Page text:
Directly across the street from the Toumignons is Adele Torbayon (Cyd Hayman), the innkeeper’s wife. A rival in stunning attractiveness to Judith. The two women are deadly rivals. Neither of these women would be welcome in the home of Mademoiselle Justine Putet (Wendy Hiller), spinster, virgin and manhater, who is President of the Churchwoman's Guild and guardian of the town's morals who will come to describe the edifice as “a monument to the devil.”
The day arrives and the urinal is unveiled in a civic service full of pomp and ceremony attended by civic dignitaries from each department as well as Clochemerle's most famous son, Alexandre Bourdillat (Hugh Griffith), the ex-Minister of Agriculture, and Aristide Focart (Aubrey Woods), the Member of Parliament for the district. Two of the most deadliest rivals in the republican party, a fact that the Mayor uses to his own advantage as he cunningly plays one off against the other.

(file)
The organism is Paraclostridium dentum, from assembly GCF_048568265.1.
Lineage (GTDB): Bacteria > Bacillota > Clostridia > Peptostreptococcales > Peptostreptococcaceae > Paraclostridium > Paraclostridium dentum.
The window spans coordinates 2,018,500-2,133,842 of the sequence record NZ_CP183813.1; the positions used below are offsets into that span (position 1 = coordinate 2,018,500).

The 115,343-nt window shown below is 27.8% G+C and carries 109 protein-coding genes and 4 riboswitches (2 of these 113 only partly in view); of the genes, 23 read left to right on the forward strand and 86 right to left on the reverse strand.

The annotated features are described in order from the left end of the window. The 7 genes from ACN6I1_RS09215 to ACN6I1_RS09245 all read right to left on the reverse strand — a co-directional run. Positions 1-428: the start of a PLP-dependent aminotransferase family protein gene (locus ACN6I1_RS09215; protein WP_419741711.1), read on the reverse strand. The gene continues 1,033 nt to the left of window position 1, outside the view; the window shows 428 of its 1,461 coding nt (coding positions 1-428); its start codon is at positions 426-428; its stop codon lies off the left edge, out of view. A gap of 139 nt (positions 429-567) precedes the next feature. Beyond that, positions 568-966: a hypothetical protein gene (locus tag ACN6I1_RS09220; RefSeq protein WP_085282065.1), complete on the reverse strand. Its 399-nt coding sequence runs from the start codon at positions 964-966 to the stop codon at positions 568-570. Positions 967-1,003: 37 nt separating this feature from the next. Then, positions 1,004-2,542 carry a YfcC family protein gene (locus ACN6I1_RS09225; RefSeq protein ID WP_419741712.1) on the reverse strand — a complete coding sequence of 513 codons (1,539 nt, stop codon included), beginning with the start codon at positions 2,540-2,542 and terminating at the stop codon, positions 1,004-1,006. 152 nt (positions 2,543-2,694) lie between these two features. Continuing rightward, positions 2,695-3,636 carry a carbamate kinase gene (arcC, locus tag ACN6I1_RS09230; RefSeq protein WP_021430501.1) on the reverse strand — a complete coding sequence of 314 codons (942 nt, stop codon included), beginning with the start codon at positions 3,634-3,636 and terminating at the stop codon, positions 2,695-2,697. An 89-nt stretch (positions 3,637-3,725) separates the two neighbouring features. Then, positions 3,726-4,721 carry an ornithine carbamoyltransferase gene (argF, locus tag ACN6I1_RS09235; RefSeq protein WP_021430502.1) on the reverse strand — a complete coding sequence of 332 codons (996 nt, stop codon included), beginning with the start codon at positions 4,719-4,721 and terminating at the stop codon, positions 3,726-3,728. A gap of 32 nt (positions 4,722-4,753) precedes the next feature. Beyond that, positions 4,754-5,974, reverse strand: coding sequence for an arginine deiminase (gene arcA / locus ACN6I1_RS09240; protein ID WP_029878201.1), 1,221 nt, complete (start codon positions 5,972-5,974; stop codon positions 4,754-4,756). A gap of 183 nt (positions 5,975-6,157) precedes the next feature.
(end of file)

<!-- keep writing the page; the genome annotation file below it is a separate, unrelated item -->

Once established, the urinal becomes the focal point for Mlle Putet’s crusade against moral principles. An object of scandal and corruption determining it the duty of all good Catholics to unite and ensure its destruction. When the local youths discover Mlle Putet’s objections they take it upon themselves to stand outside her window and expose themselves to her. This is the catalyst for her campaign to begin in earnest. Garnering support from the pious women of the town, she embarks on a crusade to have the urinal removed.
Following a series of violent outbreaks, which include the bombing of the urinal, civil unrest breaks out in Clochmerle, necessitating first the Archbishop of Lyon (Raymond Gérôme) and then the Ministere De L'Interieur (Dennis Price) to become involved, with all parties having their own vested and yet opposing interest in a resolution. A report file is created which is then passed down from one department to the next until it eventually reaches the most non-descript department at the Ministry where a decision needs to be made between setting up a government commission or sending in the police. Eventually a choice between the two is made by throwing two darts at a board. Nearest the bull being the decider!